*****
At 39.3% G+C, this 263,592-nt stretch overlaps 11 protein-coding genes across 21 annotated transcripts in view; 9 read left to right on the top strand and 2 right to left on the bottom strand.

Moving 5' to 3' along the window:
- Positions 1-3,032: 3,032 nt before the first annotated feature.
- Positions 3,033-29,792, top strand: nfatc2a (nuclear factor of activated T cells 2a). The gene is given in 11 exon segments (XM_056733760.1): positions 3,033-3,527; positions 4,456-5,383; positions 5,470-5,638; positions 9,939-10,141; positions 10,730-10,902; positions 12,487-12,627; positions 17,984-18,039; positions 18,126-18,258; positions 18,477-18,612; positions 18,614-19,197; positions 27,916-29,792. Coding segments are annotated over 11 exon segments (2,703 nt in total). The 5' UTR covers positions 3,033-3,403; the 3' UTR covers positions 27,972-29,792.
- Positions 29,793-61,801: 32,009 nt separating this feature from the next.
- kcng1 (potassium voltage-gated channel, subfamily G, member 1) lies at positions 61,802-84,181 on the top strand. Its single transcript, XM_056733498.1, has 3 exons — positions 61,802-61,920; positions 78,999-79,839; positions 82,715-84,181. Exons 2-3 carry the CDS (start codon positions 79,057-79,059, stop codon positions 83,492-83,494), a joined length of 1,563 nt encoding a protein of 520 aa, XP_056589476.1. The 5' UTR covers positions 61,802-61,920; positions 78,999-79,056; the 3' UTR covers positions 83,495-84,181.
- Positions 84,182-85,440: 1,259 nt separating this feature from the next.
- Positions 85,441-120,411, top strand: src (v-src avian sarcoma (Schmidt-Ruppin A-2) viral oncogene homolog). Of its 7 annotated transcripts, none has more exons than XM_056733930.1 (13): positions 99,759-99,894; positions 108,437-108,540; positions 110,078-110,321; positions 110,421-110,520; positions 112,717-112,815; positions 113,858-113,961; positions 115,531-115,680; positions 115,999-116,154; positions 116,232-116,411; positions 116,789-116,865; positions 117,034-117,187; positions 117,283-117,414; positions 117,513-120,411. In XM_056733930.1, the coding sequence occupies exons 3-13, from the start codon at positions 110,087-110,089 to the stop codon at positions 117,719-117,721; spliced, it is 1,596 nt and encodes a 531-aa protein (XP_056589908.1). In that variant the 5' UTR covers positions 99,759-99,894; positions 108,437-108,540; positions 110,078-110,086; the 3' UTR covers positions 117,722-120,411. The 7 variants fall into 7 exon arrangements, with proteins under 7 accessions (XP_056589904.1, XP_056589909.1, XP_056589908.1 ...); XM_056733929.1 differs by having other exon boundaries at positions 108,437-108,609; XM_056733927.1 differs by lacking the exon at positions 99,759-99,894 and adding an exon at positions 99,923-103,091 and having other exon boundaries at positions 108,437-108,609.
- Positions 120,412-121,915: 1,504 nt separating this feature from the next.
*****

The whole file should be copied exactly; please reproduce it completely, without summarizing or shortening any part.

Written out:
At 39.3% G+C, this 263,592-nt stretch overlaps 11 protein-coding genes across 21 annotated transcripts in view; 9 read left to right on the top strand and 2 right to left on the bottom strand.

Moving 5' to 3' along the window:
- Positions 1-3,032: 3,032 nt before the first annotated feature.
- Positions 3,033-29,792, top strand: nfatc2a (nuclear factor of activated T cells 2a). The gene is given in 11 exon segments (XM_056733760.1): positions 3,033-3,527; positions 4,456-5,383; positions 5,470-5,638; positions 9,939-10,141; positions 10,730-10,902; positions 12,487-12,627; positions 17,984-18,039; positions 18,126-18,258; positions 18,477-18,612; positions 18,614-19,197; positions 27,916-29,792. Coding segments are annotated over 11 exon segments (2,703 nt in total). The 5' UTR covers positions 3,033-3,403; the 3' UTR covers positions 27,972-29,792.
- Positions 29,793-61,801: 32,009 nt separating this feature from the next.
- kcng1 (potassium voltage-gated channel, subfamily G, member 1) lies at positions 61,802-84,181 on the top strand. Its single transcript, XM_056733498.1, has 3 exons — positions 61,802-61,920; positions 78,999-79,839; positions 82,715-84,181. Exons 2-3 carry the CDS (start codon positions 79,057-79,059, stop codon positions 83,492-83,494), a joined length of 1,563 nt encoding a protein of 520 aa, XP_056589476.1. The 5' UTR covers positions 61,802-61,920; positions 78,999-79,056; the 3' UTR covers positions 83,495-84,181.
- Positions 84,182-85,440: 1,259 nt separating this feature from the next.
- Positions 85,441-120,411, top strand: src (v-src avian sarcoma (Schmidt-Ruppin A-2) viral oncogene homolog). Of its 7 annotated transcripts, none has more exons than XM_056733930.1 (13): positions 99,759-99,894; positions 108,437-108,540; positions 110,078-110,321; positions 110,421-110,520; positions 112,717-112,815; positions 113,858-113,961; positions 115,531-115,680; positions 115,999-116,154; positions 116,232-116,411; positions 116,789-116,865; positions 117,034-117,187; positions 117,283-117,414; positions 117,513-120,411. In XM_056733930.1, the coding sequence occupies exons 3-13, from the start codon at positions 110,087-110,089 to the stop codon at positions 117,719-117,721; spliced, it is 1,596 nt and encodes a 531-aa protein (XP_056589908.1). In that variant the 5' UTR covers positions 99,759-99,894; positions 108,437-108,540; positions 110,078-110,086; the 3' UTR covers positions 117,722-120,411. The 7 variants fall into 7 exon arrangements, with proteins under 7 accessions (XP_056589904.1, XP_056589909.1, XP_056589908.1 ...); XM_056733929.1 differs by having other exon boundaries at positions 108,437-108,609; XM_056733927.1 differs by lacking the exon at positions 99,759-99,894 and adding an exon at positions 99,923-103,091 and having other exon boundaries at positions 108,437-108,609.
- Positions 120,412-121,915: 1,504 nt separating this feature from the next.